Four months later, Lattanzi is less optimistic. Production at U.S. Steel’s facilities have ramped up, and the company announced this summer that, thanks in part to the tariffs, its profits will surge. But in interviews in recent weeks, Lattanzi and other steelworkers said they’re no longer confident they’ll take part in the tariff bounty.
“It’s been a little like watching the air going out of a balloon,” Lattanzi said.
As he has pressed his steel tariffs, Trump has declared that the industry is “being rebuilt overnight.” But the question facing the rank and file is whether the controversial policy — which has raised the price of inputs for many American companies and alienated allies — will translate into higher wages and better benefits.
While the impact of recent pacts — such as an agreement struck with Canada and Mexico last week to modernize the North American Free Trade Agreement — may take years to be fully understood, the steel industry provides a more immediate testing ground.
The initial anticipation of the tariffs, followed by their actual imposition, led the price of the metal to soar. Now, facing less foreign competition, domestic steel companies’ profits are ballooning. And, crediting Trump, the companies are making plans to open up new steel plants and hire more workers.
“The commitment that he has to steel is unprecedented,” U.S. Steel chief executive David Burritt said in August, after Trump visited a U.S. Steel plant reopening in Granite City, Ill. “He’s with us and we’re going to do everything we can to support him because this is not just good for U.S. Steel. This is great for the United States of America.”
Yet the trickle-down effects are far harder to predict. Steel companies, while supportive of the tariffs, have experienced wild gyrations in their business in recent years and can’t be certain the lucrative new protections will stick around. So even in this time of sudden prosperity, some analysts say, they must be disciplined with worker pay and benefits.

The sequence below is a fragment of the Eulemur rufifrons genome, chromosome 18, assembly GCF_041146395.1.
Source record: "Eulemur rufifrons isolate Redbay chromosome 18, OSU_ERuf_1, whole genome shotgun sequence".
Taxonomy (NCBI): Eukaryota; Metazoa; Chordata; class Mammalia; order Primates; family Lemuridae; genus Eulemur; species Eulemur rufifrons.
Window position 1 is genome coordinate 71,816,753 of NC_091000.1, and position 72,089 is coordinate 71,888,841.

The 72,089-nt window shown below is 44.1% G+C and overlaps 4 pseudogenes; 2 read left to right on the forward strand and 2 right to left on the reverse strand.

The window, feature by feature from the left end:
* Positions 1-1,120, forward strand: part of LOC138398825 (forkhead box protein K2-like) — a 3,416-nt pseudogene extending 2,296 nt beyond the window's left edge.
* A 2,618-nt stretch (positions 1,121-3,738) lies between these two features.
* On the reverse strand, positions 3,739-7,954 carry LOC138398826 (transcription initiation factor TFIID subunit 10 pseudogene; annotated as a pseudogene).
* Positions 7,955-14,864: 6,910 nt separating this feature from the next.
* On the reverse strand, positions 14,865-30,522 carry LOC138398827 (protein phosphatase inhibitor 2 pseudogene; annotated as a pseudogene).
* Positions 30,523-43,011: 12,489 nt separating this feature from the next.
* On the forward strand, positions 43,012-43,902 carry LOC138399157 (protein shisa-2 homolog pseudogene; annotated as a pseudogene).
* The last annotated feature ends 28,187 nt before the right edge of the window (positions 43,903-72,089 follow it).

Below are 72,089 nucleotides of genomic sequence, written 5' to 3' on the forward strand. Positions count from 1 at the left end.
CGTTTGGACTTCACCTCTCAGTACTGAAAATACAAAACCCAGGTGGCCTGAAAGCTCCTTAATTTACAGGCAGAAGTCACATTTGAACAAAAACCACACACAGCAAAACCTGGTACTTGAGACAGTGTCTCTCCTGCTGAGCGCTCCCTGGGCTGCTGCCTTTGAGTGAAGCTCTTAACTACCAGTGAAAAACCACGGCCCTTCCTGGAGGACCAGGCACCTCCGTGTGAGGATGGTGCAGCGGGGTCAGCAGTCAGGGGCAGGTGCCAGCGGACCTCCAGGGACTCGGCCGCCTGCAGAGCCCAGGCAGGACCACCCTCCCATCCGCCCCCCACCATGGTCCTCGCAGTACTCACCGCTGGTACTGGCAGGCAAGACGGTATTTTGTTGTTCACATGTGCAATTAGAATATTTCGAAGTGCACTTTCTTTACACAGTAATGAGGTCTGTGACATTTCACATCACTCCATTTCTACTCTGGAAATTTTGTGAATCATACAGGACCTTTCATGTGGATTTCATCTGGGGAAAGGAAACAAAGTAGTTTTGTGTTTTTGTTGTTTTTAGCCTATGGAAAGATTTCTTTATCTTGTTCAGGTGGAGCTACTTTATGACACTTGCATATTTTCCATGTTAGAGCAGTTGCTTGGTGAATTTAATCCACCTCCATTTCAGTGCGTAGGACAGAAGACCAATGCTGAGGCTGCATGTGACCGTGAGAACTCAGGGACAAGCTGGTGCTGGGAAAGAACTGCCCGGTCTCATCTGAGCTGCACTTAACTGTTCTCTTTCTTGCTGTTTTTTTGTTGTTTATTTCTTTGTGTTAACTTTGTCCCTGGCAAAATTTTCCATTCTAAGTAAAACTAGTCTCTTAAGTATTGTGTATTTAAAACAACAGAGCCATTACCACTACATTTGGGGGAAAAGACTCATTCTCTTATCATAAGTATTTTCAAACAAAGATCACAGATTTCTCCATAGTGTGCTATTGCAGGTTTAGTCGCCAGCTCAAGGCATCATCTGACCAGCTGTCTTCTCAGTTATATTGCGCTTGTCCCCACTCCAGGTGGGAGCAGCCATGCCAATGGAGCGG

Here in southwest Pennsylvania, 15 miles from Pittsburgh, the question is coming to a head because labor contracts governing 31,000 steelworkers at U.S. Steel and ArcelorMittal, the largest steel company in the world, expired last month. Workers say the new contracts represent the perfect opportunity for the companies to be more generous with their workers — who had given up raises just a few years ago when times were tough.
Frustrated by the lack of progress in negotiations, about 31,000 steelworkers at the companies voted last month to authorize a strike. Though there were signs Wednesday that they could reach an agreement, if the negotiations break down, it could bring about the industry’s first major work stoppage in four decades.
'This will not last forever'
The steel industry was already in a period of renewal when Trump slapped 25 percent tariffs on steel imports. Trump acted in the name of national security, though he later justified the move as a way to help the steel industry rebuild.
The industry was enjoying gains driven by a strong economy, high demand to fix bridges and infrastructure after several major natural disasters, and an effort by President Barack Obama to limit steel imports from China.
The tariffs sent the price of steel surging more than 33 percent.
“We have a strong U.S. exposure; clearly we are a net beneficiary of the trade actions,” Aditya Mittal, chief financial officer of ArcelorMittal, said in August, according to Bloomberg News. “It’s great to see the two things come together, the improvements we have made as a company as well as the improvements in the market.”
Trump has repeatedly cited the gains as one of the biggest upsides of his trade policy. After he visited the Granite City plant, video circulated of a steelworker being brought to tears by news of the plant’s expansion.
“Trump has supercharged [the sector] with broad-based tariffs,” said Phil Gibbs, a steel industry analyst at KeyBanc Capital Markets.